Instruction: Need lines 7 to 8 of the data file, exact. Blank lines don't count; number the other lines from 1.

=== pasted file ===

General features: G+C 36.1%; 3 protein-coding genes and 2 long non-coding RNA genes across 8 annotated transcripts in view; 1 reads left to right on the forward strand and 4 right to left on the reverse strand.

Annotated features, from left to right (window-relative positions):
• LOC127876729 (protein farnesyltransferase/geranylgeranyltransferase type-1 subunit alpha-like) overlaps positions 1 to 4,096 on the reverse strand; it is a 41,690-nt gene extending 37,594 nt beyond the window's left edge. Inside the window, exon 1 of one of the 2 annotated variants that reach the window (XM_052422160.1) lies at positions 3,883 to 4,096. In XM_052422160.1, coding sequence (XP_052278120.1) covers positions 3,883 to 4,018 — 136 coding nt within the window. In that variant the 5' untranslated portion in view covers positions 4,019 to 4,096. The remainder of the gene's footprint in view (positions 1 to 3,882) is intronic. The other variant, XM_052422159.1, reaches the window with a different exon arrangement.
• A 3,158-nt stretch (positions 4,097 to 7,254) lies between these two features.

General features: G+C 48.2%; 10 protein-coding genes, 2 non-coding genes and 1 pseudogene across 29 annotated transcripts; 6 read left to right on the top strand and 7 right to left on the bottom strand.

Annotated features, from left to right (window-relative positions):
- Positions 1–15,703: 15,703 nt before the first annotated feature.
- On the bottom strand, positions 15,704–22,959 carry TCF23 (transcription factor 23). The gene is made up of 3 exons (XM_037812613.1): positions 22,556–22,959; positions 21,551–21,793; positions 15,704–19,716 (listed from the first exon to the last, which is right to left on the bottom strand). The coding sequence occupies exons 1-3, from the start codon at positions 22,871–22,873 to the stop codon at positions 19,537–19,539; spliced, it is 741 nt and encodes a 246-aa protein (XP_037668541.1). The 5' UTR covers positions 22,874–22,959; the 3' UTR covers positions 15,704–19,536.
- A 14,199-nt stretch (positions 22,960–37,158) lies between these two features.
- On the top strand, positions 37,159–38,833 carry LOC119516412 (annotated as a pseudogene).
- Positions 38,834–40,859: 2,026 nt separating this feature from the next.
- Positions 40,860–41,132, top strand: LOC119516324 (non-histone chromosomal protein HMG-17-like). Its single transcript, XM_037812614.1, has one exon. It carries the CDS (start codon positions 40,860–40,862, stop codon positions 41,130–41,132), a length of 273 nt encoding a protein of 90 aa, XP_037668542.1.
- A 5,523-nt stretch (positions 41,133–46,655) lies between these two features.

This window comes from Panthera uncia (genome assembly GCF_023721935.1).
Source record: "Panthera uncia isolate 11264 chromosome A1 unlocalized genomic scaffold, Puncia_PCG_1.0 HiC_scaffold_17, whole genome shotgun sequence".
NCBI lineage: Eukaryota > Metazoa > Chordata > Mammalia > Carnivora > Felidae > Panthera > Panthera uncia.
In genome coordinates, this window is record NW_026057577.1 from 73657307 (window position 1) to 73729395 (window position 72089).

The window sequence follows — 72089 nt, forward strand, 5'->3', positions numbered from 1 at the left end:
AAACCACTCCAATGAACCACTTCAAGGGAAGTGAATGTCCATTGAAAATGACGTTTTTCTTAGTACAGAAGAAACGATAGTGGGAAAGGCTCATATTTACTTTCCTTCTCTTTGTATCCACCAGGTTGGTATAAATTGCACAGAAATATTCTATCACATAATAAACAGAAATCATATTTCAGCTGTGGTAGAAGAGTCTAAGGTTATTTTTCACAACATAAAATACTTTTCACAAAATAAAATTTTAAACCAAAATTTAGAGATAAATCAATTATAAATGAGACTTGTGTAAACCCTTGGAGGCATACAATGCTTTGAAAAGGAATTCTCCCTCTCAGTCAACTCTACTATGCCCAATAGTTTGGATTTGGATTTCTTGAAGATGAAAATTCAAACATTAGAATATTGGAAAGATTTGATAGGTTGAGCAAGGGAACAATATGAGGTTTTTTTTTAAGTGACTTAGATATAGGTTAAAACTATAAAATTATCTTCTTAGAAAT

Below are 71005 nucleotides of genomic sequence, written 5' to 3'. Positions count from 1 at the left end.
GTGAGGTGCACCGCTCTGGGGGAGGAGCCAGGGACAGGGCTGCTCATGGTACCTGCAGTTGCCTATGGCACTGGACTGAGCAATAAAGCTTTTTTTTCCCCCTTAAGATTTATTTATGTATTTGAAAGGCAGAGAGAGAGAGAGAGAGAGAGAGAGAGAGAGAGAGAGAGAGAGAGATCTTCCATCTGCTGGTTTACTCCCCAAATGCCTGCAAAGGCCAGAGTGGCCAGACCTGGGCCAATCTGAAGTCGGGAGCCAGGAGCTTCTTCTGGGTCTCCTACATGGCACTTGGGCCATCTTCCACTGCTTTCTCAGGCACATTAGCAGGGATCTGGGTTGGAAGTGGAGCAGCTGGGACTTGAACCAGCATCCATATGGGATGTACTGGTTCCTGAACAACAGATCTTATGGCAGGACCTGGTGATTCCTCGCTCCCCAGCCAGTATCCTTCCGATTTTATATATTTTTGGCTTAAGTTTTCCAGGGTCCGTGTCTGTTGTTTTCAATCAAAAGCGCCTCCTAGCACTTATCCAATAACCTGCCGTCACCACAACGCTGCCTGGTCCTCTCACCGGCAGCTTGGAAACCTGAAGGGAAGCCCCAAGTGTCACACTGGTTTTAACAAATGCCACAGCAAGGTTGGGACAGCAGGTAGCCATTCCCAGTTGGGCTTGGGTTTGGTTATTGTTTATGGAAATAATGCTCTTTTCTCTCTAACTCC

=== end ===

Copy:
- Positions 1–15,703: 15,703 nt before the first annotated feature.
- On the bottom strand, positions 15,704–22,959 carry TCF23 (transcription factor 23). The gene is made up of 3 exons (XM_037812613.1): positions 22,556–22,959; positions 21,551–21,793; positions 15,704–19,716 (listed from the first exon to the last, which is right to left on the bottom strand). The coding sequence occupies exons 1-3, from the start codon at positions 22,871–22,873 to the stop codon at positions 19,537–19,539; spliced, it is 741 nt and encodes a 246-aa protein (XP_037668541.1). The 5' UTR covers positions 22,874–22,959; the 3' UTR covers positions 15,704–19,536.